LOS ANGELES – It's the smash up that car lovers can't seem to get enough of — an exquisite red Ferrari rare by even its own lofty standards shredded by a 162 mph crash on Southern California's scenic Pacific Coast Highway.
First came a simple question: How could anyone plow their car into a utility pole at that speed and survive with no more than just a cut lip, as Swedish businessman and ex-con Bo Stefan Eriksson did?
From there, the case has developed more turns than the winding route authorities say Eriksson couldn't navigate early the morning of Feb. 21. There's international intrigue, an odd homeland security twist and even Swedish mobsters.
First there was the mysterious German guy named Dietrich. Eriksson told authorities he was Dietrich's passenger — that he let Dietrich take the $1.5 million Ferrari Enzo out for a pre-dawn spin past the seaside mansions of Malibu, even though he didn't know Dietrich's last name or where to find him after he wrecked the thing.
Then there were the two "homeland security" guys who showed up soon after the crash, demanding to talk to Eriksson as local police were still interviewing him. It turned out they provided homeland security for a small bus company in suburban Arcadia, 60 miles away.
That was far from the end.
On Tuesday, authorities raided the San Gabriel Valley Transit Authority's headquarters, took one man into custody and seized guns, badges and police jackets. They still haven't figured out exactly why the company, with a fleet of five buses, had a homeland security detail.
What authorities have uncovered, however, are Eriksson's connections to a bankrupt European video game company he once helped run, his convictions for assault and other crimes in Sweden and his possession of a .357-caliber handgun registered to a reserve sheriff's deputy from nearby Orange County.
It all began with the wreck of a car so exclusive it was named after company founder Enzo Ferrari. Only 400 were made between 2002 and 2004 and then sold only to the Italian automaker's most prized customers.
"You could not go to a dealership and say I want to buy an Enzo," said Thomas Hamann, an exotic car collector and former Ferrari dealer. "It's a very special car."
Eriksson, 44, somehow wound up with two Enzos, as well as a Mercedes-Benz SLR McLaren. Police have confiscated the surviving cars and accuse him of stealing all three, which they say were worth $3.8 million.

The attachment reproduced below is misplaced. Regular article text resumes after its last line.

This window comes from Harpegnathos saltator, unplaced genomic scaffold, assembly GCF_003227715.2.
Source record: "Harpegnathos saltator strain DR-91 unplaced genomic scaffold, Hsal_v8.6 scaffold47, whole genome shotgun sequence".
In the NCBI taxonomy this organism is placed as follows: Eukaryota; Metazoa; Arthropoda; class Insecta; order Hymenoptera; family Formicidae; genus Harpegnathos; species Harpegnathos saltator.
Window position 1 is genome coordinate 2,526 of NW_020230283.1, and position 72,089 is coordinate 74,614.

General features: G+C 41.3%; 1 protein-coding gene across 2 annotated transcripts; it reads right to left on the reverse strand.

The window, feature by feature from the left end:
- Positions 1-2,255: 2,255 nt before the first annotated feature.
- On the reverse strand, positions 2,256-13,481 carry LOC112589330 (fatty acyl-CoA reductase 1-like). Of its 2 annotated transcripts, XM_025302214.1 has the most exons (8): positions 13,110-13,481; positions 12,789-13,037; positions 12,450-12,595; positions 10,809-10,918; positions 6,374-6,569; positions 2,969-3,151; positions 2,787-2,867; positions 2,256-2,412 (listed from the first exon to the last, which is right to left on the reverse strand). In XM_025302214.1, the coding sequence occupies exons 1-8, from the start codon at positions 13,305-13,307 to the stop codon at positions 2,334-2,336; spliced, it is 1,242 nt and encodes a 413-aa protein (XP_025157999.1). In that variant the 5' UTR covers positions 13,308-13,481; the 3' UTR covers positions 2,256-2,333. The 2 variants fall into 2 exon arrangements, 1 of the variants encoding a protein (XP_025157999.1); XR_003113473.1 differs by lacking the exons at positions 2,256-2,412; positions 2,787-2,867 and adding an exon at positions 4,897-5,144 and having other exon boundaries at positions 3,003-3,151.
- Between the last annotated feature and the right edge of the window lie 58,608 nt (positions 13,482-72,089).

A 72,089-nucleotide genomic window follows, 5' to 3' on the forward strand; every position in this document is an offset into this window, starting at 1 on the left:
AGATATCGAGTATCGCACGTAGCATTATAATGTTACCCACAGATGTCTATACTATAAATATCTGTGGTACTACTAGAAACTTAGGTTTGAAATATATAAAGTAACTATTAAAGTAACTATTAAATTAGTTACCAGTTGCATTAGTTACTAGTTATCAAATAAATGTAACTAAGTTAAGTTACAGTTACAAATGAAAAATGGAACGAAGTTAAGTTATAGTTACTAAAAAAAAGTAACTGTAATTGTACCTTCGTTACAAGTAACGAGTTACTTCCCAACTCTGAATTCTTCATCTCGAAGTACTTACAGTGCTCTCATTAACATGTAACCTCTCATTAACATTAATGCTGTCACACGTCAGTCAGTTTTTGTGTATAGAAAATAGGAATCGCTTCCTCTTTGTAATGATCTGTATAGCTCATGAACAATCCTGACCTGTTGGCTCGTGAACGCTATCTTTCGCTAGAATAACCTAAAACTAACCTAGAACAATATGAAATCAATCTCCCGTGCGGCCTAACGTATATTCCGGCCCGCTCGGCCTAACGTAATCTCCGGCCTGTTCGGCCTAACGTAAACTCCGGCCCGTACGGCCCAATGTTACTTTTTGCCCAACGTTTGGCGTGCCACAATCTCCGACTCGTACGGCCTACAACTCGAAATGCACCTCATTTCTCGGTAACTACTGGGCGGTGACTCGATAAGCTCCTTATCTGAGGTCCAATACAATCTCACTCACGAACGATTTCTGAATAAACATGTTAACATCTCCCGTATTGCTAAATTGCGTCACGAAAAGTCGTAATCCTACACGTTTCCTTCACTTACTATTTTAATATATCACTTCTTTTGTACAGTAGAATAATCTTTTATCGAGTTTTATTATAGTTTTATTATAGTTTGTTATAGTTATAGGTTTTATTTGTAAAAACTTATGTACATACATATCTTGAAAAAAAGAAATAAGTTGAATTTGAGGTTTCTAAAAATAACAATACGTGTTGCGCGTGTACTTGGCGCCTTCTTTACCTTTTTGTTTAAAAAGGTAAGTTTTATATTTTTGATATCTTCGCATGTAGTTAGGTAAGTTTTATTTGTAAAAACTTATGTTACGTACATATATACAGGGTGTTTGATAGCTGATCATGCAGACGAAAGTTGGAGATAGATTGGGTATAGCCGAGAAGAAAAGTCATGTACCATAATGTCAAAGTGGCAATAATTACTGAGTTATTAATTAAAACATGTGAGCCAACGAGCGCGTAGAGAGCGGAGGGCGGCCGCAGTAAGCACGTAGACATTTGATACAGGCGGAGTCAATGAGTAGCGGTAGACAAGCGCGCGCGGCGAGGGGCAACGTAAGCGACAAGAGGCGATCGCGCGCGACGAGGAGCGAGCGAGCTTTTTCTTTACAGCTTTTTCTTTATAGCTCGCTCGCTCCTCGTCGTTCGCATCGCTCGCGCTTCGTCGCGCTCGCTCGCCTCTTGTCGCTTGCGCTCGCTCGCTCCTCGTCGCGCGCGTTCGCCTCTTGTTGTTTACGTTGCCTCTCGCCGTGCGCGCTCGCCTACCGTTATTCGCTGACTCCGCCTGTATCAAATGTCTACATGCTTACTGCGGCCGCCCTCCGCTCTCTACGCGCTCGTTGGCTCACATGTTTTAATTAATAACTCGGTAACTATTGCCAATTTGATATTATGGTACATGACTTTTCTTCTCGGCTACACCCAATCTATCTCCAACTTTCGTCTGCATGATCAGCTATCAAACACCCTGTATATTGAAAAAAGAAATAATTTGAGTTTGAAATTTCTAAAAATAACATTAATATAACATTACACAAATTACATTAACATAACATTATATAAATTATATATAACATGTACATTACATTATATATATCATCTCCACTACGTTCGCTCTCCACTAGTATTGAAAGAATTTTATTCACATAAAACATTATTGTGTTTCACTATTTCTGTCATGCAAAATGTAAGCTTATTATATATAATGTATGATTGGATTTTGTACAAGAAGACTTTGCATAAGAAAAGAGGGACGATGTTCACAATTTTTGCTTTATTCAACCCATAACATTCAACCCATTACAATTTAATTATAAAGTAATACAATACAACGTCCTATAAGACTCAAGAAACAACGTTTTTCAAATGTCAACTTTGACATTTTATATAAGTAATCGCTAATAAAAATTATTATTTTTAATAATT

In jail on a federal immigration hold, Eriksson faces a Monday arraignment on charges of embezzlement, grand theft, drunken driving and being a felon in possession of a firearm. Prosecutors filed the weapons charge after authorities found the handgun at Eriksson's Bel-Air home in April.
His lawyer didn't return a call for comment this week, but he said at a pretrial hearing earlier in the month that Eriksson wasn't trying to steal the cars when he shipped them from Britain under other people's names. He said Eriksson, who still owed more than $500,000 on the cars, only quit paying the banks after his company, Gizmondo Europe Ltd., went broke last year.
Eriksson also told authorities he is a deputy commissioner with the San Gabriel Valley Transit Agency's anti-terrorism division, although most of his previous experience with law enforcement appears to be the five years he spent in a Swedish prison in the 1990s for assault, extortion and other crimes.
Swedish authorities told The Associated Press last month that Eriksson led a gang of hoodlums who collected debts and carried out enforcement duties for local mobsters.
"By American standards, they were no mafia," said Lars Nylen, a former chief of police in Uppsala, Sweden. "They were a group of guys who liked cars and boats, and who got the money for it through debt collections."
Ultimately, it was his penchant for fast cars — and his apparent inability to drive them well — that landed Eriksson in jail here. If he'd crashed a Volkswagen Beetle, he might have remained under the radar.
"I would rank it as probably the most incredible exotic car crash in history," said Greg Carlson, whose Web site, wreckedexotics.com, keeps track of such things.
As the case has expanded, Carlson has dedicated an entire section of his Web site to the crash, filling it with before-and-after photos of the Enzo, as well as pictures commemorating the event. One is of a cake made to look like a smashed car.
The irony of it all, noted former Ferrari dealer Hamann, is that Eriksson wasn't even going that fast by Enzo standards.
"One hundred sixty two is a very average speed for that car," he said.
The Enzo tops out at more than 200 mph.